Chow, Baby: Wednesday, October 3, 2002
A D V E R T I S E M E N T
A D V E R T I S E M E N T
O Brunch

Sometimes Chow, Baby’s life — having great adventures, meeting interesting people, getting lost a lot — can be so tiring. Thanks be to Zeus for Daddio’s Jazz Café, the chill-out spot of the gods. Just a couple blocks from the raging whirlpool of I-30, hidden behind a small parking lot at Montgomery and Pershing, is a patio entranceway with a pretty pond and trellises of tangled vines. The airy open space inside, with ceiling fans and concrete floors, is vaguely Mediterranean; the cool ’50s jazz on the stereo is a gentle siren’s call.

The heroes of this lunch-only (plus fabulous Sunday brunch) oasis are the French dip (tenderloin on a French roll, $9.50) and the Museum Burger (tenderloin, avocado, and tomato on toasted English muffin, $8.50). That’s a lot of drachmas to drop at lunch, but the juicy tenderloin is piled as high as the laws of physics will allow. Other sandwiches, which include corned beef, turkey, and pastrami with various toppings, are in the $4.50-$7 range. All come with ruffled chips and warm pita bread.

The Jazz Café is nominally a Greek restaurant. The Hellenic dishes are few, but reliable: The Greek salad ($3, $5.50, and $6.50) is just right, with fresh-squeezed lemon juice. Live jazz at Sunday brunch accompanies the Greek omelet ($5.95) and gives even the black bean enchiladas ($6.50) a Homeric grandeur. A satisfying rest stop for modern-day wanderers.

To Ecch His Own

Bowing to popular demand, Chow, Baby has never reproduced itself, though it does have occasion to sup with those of the juvenile persuasion. Ecch. Children’s criteria for dining out do not include good food and capable service at reasonable prices. What they want are the recipes they’ve had a hundred times before, prepared exactly the same way: battered and fried. Nothing new, nothing green, nothing “weird.” All this gives Chow, Baby a desperate craving for menudo sushi. What do you say, kids? Ecch.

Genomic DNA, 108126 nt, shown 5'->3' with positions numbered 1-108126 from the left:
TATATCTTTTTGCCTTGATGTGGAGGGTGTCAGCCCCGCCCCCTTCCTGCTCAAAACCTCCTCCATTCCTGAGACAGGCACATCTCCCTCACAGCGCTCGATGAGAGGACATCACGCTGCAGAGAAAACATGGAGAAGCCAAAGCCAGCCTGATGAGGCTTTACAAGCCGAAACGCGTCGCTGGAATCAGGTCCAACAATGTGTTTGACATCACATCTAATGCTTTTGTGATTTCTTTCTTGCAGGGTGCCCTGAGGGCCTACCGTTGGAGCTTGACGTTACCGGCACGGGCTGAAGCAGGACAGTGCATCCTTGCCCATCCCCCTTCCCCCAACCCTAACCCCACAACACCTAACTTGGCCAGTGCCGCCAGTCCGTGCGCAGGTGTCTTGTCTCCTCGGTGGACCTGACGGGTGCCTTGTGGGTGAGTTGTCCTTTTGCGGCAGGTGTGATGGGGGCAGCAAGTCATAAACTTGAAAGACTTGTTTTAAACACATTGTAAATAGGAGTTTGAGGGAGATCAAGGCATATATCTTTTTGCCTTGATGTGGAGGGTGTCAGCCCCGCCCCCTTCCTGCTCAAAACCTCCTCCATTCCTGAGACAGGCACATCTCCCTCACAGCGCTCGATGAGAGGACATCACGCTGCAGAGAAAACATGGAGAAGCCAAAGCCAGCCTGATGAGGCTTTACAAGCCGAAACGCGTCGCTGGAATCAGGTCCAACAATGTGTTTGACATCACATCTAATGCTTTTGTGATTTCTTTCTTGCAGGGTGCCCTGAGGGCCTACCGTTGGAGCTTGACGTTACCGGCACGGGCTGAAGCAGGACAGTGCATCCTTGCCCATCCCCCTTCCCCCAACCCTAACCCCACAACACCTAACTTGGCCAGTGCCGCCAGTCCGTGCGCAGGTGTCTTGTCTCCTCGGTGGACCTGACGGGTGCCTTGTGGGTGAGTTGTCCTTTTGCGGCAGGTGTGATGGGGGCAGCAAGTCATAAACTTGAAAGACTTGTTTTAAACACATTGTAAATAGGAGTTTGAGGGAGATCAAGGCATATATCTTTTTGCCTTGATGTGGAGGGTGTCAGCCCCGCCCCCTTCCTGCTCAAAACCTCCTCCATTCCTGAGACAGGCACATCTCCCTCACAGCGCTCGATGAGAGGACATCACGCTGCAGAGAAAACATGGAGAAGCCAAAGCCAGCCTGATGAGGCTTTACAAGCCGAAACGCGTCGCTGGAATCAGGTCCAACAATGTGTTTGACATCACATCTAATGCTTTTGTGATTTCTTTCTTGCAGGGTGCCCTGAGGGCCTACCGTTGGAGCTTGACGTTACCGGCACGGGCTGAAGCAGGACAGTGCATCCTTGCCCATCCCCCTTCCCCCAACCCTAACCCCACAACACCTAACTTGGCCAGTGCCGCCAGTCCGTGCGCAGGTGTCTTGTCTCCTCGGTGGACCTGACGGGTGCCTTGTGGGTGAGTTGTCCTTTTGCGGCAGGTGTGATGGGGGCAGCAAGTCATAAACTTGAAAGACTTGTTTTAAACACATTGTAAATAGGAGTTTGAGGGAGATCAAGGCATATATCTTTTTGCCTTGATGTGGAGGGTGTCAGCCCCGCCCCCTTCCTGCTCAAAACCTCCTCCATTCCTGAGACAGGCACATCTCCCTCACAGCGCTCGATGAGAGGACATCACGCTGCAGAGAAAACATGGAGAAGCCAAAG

Here’s a tie-breaker: Chuck’s All American makes kid meals — burgers, chicken tenders, curly fries — and makes them the same way every time. The eighth outpost of this North Dallas-based mini-chain is in a strip mall in the ’burbs (9159 Grapevine Hwy in North Richland Hills, to be precise). And Chow, Baby likes this place?

Well, “like” is a strong word. Authentic it ain’t: The root beer float ($1.99) consists of two scoops of Blue Bell in a plastic cup and directions to the self-serve soda dispenser. But for what it is — suburban faux diner designed for weary parents — Chuck’s is quite good. The 1/3-pound burgers ($3.69 and up) are juicy, and the kid-eschewed lettuce and tomato are crisply fresh. Chicken-fried steak and chicken tenders (platters, with starch and salad, $6.79 each) are on the high side of adequate. Kid baskets include hot dog, burger, or grilled cheese (with fries and drink, $3.29). The game room keeps boys occupied, while preteen girls can practice flirting with the friendly, extremely clean-cut counter help. This isn’t so bad. Maybe the Chowbabymobile could be traded in for a minivan? Ecch.


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